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In lieu of traditional Christmas party, Harold B. Jarrett Legion Post members deliver gifts to students

SALISBURY — For the first time in several hours, Queen Williams looked up at the clock.

The time it read, closer to daybreak than sunset, shocked her out of the trance-like state she’d been under as she covered dozens of toys in festive wrapping.

“One night I stayed up all night wrapping gifts,” Williams said. “I looked at the clock and it was four o’clock in the morning. I said, ‘I’ve got to go to bed.’”

The toys, everything from Barbie dolls to remote-control cars, were packaged and placed in one of several oversized bags that consumed her dining room. Days later, Williams and two other Legionnaires from Harold B. Jarrett Post 342, Wayne Kennerly and Charlie Frick, delivered the gifts to schools across Rowan County.

“We loaded these bags in our cars and we were like little elves,” Williams said. “We didn’t have Santa, but he put us to work and said he needed us to run it this time.”

In a feat of holiday perseverance, Williams, Kennerly and Frick were determined not to let their Post’s Christmas tradition be deterred by COVID-19.

For the past 51 years, the Legionnaires of Harold B. Jarrett Post 342 have held a Christmas party for students with functional needs from nearby schools. The parties, the first of which was organized by Ed and Kay Brown Hirst decades ago, typically feature games, musical entertainment and a feast. Santa Claus always makes an appearance to hand out gifts to each student.

Kennerly said that the Christmas party always signifies the start of the holiday season for him. Even though they were unable to host the party this year due to the coronavirus pandemic, the Legionnaires refused to cut out the event altogether.

“With COVID coming along this year, there could be no party,” said Williams, who inherited the role of program coordinator this year. “I started thinking about ways in which we could give gifts.”

Wayne Kennerly and Charlie Frick prepare to deliver toys to students at one of several nearby schools. Delivering toys took the place of the annual Harold B. Jarrett Post 342 Christmas party this year. Photo submitted.

Instead of bringing the children to the gifts, Williams decided they would bring the gifts to the children. She contacted Sarah Boger, a teacher at Shive Elementary School, and obtained a list with more than 70 names of students from seven local schools. Each name was accompanied by three gift requests.

With the list in tow, Williams waded out into the hustle and bustle of Black Friday to do the shopping. The excursion ended up lasting at least four days and featured several trips to stores as well as some online shopping. It included “just a few returns,” Williams said.

“I don’t even know that there was a store around that carries any toys that I missed,” Williams said.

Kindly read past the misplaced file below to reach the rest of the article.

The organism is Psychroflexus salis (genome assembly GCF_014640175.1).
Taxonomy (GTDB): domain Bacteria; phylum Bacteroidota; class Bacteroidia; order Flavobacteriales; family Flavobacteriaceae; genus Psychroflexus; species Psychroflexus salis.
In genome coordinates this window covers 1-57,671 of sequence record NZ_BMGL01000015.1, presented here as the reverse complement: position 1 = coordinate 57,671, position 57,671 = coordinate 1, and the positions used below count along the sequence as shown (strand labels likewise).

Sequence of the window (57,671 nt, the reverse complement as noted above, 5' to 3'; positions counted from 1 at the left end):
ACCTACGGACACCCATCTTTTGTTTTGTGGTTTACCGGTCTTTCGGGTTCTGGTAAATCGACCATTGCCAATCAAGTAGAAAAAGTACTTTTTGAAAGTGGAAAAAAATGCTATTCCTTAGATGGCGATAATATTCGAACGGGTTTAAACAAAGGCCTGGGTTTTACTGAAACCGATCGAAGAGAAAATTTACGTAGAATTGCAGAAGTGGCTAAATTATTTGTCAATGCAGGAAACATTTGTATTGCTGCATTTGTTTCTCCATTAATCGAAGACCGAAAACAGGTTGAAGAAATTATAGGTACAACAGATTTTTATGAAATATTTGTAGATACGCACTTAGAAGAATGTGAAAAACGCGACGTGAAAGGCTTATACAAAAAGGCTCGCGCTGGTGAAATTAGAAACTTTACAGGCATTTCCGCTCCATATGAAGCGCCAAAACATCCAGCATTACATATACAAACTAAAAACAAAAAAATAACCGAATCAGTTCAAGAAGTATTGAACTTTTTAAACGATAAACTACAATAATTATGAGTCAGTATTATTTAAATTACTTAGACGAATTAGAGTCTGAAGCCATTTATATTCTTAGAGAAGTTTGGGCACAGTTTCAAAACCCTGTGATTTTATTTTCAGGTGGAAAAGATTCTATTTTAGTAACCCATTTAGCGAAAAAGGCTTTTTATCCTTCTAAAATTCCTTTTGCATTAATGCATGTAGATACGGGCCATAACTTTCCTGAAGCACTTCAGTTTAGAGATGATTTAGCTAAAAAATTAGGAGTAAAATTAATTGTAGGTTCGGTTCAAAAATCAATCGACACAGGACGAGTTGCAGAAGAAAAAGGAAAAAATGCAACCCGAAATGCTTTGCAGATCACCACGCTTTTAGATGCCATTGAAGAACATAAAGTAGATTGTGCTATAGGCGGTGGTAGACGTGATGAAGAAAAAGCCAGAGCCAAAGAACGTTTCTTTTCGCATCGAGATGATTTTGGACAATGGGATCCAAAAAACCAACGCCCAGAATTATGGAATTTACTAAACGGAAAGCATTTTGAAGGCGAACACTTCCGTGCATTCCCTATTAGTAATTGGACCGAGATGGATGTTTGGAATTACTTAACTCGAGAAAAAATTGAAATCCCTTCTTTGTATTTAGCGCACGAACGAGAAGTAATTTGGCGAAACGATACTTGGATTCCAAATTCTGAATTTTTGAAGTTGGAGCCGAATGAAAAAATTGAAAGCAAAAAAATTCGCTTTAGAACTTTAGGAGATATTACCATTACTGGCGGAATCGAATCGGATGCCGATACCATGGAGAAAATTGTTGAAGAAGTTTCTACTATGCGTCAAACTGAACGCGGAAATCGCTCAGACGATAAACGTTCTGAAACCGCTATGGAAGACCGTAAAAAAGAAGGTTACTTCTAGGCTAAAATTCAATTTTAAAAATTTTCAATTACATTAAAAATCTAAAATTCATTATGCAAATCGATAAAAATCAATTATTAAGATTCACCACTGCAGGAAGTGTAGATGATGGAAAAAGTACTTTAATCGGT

The gifts could not have been purchased, Kennerly said, without the sponsorship of Wallace and Graham, Cloninger Ford and Cloninger Toyota.

Once Williams bought a toy for every student on the list, she spent an entire night wrapping them. Williams said she “just started wrapping and didn’t stop.”

“Do you know how hard it is to wrap one of those toys?” Kennerly asked. “She wrapped over 80 and they were wrapped nicely too.”

Williams, Kennerly and Frick packed the gifts into their cars and delivered them to the schools on Dec. 10 and 11. It was always Williams’ goal to have the presents distributed by the second week of December.

“When (Williams) gets something started, she finishes it,” Kennerly said.

In order to ensure safety of the students, the three post members dropped the bags off at the front door of each school.

Kennerly said that he was happy to keep the tradition alive and spread some cheer, but desperately missed seeing the looks on students’ faces when they tore apart the wrapping paper and unearthed their Christmas present.

Queen Williams spent hours one night individually wrapping more than 80 toys that were donated to local students. Photo submitted.

“It just doesn’t seem like Christmas,” Kennerly said. “We got all these gifts, took them to the school, but couldn’t see the kids.”

Williams said that there was a certain “emptiness” about not being able to interact with the students, but was proud that the Legionnaires continued the tradition. As the lead organizer this year, Williams said that she wanted to “carry on the legacy” of the late Harry Garwood, a longtime Legionnaire who helped organize the Christmas party for over two decades.

“It was a new experience for me and I learned a lot along the way,” Williams said. “It enlightened me and gave me something to do during this season of our lives.”



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